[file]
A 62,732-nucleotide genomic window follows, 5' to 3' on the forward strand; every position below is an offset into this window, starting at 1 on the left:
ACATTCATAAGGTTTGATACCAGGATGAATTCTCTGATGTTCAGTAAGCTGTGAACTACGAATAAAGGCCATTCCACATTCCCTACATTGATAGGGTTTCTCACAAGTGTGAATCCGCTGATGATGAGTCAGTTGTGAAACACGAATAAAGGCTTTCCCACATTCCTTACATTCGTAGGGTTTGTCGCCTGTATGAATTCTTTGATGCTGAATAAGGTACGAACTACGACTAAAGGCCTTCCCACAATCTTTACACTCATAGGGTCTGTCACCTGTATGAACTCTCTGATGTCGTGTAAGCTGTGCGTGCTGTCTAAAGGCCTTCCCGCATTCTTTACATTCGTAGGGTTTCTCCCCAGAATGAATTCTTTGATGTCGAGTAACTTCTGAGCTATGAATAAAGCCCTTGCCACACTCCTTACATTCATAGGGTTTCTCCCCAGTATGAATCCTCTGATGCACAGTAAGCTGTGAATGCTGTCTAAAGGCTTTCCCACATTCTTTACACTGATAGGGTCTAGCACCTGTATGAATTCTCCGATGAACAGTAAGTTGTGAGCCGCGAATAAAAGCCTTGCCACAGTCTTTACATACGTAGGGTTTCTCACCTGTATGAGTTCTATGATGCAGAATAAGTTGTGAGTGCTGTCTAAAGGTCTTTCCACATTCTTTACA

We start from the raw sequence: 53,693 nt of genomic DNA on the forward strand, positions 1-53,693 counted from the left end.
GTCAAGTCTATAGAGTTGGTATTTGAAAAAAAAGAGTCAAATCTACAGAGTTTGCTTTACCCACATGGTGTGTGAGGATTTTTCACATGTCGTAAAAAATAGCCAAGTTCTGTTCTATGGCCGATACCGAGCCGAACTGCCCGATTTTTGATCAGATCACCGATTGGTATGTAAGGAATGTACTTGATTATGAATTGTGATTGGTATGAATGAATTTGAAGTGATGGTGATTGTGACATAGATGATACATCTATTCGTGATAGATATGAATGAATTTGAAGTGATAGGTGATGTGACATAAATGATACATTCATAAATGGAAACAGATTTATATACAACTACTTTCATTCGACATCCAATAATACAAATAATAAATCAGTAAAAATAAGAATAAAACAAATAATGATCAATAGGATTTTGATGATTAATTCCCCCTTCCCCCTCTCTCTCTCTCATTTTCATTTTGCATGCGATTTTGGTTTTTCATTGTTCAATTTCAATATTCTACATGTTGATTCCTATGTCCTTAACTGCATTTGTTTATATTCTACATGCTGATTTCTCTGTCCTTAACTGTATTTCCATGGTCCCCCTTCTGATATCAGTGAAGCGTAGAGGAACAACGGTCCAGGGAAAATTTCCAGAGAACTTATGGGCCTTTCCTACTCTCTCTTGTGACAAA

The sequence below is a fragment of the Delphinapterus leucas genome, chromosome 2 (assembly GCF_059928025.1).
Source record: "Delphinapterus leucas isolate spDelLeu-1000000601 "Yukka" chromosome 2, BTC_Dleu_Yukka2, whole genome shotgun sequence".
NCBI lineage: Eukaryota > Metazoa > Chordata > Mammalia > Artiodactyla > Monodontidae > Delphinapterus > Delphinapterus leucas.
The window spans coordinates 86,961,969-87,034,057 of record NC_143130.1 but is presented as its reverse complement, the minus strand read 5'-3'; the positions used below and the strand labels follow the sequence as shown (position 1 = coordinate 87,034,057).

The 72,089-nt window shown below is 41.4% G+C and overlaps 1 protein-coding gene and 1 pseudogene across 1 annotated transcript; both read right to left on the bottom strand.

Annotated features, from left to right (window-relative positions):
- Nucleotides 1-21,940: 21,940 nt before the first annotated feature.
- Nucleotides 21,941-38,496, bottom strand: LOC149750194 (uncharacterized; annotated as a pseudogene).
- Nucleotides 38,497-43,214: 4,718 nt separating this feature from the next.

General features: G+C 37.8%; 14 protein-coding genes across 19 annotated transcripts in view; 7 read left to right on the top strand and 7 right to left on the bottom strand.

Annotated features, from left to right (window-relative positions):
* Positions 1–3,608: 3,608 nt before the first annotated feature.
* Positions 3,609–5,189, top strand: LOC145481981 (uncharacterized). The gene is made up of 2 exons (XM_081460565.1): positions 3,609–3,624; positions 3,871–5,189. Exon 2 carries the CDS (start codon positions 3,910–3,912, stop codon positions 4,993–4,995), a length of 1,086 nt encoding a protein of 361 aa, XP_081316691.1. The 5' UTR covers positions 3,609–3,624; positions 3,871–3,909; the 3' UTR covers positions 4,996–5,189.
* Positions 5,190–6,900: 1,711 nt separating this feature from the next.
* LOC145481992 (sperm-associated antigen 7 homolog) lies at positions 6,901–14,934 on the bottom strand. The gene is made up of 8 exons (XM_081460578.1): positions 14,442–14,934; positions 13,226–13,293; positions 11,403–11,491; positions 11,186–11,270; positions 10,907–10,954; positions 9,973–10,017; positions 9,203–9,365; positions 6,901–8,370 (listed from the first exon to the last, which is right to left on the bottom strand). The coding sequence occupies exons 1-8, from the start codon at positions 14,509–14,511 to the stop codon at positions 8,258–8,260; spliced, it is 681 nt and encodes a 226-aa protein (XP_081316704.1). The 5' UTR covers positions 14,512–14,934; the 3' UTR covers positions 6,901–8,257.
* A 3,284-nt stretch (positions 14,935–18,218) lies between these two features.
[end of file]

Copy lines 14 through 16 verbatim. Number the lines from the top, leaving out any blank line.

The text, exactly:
General features: G+C 37.8%; 14 protein-coding genes across 19 annotated transcripts in view; 7 read left to right on the top strand and 7 right to left on the bottom strand.

Annotated features, from left to right (window-relative positions):
* Positions 1–3,608: 3,608 nt before the first annotated feature.